Panama Papers scandal marks watershed for investigative journalism in Mongolia

Panama Papers scandal marks watershed for investigative journalism in Mongolia
The Panama Papers scandal implicated political and economic elites wordwide, including some in Mongolia

Expression

While freedom of expression is well respected in Mongolia, journalists are not completely free to report on sensitive issues in the country. Despite over 500 operational media outlets reporting on a variety of topics, media freedom is hampered by a well-documented level of political interference. As previously covered in the CIVICUS Monitor, media outlets' coverage can be skewed by pressure from political figures.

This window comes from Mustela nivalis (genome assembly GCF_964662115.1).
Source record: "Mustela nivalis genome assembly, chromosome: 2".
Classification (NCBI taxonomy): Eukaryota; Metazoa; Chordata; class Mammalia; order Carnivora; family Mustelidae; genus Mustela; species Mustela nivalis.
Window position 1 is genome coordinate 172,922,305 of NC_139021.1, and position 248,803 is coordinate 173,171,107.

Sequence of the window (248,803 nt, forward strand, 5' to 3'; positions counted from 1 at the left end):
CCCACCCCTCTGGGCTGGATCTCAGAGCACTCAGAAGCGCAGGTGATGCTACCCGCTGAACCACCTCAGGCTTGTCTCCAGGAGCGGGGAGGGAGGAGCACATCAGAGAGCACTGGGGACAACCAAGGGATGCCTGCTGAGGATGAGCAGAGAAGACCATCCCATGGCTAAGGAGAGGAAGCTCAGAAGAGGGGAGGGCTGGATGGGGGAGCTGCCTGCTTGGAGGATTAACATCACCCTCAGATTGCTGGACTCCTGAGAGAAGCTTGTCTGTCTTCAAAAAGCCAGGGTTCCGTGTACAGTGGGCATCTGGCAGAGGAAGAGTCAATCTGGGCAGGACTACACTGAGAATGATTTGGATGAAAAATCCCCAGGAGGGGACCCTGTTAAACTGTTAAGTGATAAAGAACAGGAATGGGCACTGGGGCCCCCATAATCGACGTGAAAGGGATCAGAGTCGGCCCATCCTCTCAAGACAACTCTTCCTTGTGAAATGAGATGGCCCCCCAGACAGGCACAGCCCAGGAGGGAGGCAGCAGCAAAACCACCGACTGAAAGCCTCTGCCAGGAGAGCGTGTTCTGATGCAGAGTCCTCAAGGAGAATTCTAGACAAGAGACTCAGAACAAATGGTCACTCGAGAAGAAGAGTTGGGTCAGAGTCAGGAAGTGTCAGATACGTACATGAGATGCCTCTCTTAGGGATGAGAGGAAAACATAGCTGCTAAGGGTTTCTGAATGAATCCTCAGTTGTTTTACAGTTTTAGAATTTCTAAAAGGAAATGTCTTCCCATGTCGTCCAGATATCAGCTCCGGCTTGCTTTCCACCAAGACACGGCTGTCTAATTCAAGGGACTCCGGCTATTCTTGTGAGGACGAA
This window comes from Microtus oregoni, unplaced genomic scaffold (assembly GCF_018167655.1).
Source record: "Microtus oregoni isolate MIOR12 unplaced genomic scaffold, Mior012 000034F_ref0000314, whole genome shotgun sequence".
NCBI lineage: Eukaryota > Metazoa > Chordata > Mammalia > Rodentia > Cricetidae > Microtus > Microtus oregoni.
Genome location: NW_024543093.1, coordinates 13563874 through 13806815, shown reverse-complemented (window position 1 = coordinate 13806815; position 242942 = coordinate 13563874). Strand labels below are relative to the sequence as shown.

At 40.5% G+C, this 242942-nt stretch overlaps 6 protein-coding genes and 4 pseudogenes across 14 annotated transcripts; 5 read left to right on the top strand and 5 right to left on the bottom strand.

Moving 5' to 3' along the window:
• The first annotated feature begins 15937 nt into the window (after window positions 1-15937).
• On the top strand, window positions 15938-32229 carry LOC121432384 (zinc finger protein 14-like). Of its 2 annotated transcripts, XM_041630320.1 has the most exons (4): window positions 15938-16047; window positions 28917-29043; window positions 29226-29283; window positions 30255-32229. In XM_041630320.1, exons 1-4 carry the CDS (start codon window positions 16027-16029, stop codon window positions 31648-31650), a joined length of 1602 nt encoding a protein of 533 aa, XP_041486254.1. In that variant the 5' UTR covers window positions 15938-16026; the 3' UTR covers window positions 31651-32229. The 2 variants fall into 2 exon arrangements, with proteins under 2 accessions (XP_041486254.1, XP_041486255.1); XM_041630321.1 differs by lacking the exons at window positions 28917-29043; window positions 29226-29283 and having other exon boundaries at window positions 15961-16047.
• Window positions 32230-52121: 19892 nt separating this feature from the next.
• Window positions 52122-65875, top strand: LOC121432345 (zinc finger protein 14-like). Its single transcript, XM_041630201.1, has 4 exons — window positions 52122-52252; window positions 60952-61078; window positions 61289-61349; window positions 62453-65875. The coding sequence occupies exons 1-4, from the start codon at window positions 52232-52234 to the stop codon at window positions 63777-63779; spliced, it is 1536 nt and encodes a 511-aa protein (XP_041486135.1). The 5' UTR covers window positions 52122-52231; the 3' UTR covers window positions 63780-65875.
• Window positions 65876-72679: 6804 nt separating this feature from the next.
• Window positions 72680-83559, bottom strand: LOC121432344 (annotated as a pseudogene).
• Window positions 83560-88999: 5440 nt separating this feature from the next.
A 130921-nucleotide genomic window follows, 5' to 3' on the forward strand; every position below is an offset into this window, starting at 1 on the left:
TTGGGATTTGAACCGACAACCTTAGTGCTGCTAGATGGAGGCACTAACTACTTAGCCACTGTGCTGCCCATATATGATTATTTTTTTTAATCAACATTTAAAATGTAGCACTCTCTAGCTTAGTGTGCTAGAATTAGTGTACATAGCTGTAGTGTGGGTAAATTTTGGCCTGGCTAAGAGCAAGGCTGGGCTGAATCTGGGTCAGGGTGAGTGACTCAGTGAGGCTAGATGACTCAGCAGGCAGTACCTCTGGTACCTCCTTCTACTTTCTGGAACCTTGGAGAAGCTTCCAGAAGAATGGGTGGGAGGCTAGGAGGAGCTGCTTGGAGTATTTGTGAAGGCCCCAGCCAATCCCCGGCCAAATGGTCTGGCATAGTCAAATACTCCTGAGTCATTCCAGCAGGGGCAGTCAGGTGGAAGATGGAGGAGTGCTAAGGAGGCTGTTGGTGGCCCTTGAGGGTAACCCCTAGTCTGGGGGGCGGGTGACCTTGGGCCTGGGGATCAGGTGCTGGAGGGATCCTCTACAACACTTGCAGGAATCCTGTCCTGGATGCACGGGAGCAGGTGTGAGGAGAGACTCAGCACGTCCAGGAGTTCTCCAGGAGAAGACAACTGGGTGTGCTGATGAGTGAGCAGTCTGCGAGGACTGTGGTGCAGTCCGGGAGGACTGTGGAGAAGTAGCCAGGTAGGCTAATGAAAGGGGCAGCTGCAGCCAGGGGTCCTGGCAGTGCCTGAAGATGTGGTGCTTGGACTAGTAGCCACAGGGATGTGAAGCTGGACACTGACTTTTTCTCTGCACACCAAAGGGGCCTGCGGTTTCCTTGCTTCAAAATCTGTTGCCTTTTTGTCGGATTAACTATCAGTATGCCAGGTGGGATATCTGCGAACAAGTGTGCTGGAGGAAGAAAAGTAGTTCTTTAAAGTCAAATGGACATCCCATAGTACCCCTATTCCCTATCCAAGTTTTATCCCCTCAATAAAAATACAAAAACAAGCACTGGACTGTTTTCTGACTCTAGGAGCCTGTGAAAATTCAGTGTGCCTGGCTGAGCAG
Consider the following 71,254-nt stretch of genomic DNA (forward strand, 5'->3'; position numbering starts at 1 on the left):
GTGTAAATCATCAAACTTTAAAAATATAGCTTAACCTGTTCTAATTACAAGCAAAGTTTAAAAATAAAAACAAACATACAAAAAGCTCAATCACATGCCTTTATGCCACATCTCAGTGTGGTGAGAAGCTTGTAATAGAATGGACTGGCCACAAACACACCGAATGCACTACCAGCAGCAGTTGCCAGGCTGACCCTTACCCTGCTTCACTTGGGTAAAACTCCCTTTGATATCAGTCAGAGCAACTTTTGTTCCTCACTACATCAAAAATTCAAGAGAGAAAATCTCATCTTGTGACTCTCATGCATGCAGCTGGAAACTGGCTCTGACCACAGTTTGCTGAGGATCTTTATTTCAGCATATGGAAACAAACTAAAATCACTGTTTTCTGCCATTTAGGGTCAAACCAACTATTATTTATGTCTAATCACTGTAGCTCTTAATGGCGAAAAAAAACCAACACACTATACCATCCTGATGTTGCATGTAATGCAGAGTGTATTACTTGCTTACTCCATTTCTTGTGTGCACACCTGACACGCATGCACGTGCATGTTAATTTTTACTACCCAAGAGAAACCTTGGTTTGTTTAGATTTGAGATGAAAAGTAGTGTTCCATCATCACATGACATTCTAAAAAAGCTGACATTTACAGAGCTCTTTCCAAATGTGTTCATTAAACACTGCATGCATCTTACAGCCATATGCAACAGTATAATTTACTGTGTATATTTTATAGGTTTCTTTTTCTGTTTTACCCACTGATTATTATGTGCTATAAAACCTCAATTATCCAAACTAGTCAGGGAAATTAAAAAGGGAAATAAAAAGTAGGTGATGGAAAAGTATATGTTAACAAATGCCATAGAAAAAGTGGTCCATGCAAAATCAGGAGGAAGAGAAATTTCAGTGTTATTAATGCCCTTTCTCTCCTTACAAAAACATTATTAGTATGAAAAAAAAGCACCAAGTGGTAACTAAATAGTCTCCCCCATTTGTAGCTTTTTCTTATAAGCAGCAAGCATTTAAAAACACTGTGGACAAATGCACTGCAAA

Recent events have brought into sharp relief the need to foster a culture of independent investigative reporting in Mongolia. The Panama Papers leak sparked a worldwide scandal by revealing the global scale of secretive offshore banking involving many political and corporate elites. Several high profile Mongolian politicians, including a former prime minister, were implicated in the scandal. The International Consortium of Investigative Journalists (ICIJ), recently developed a collaboration with Mongol TV, which is seeking to find ways to overcome the collusion between government and the media in Mongolia. Through this international collaboration, and a focus on enhancing the capacity of Mongolian media, the effectiveness of domestic journalism is being reinvigorated. Despite numerous threats from politicians implicated in the Panama Papers scandal, independent reporting on the issue has continued. Many have viewed coverage of this scandal as a watershed moment for the independence of Mongolia's media.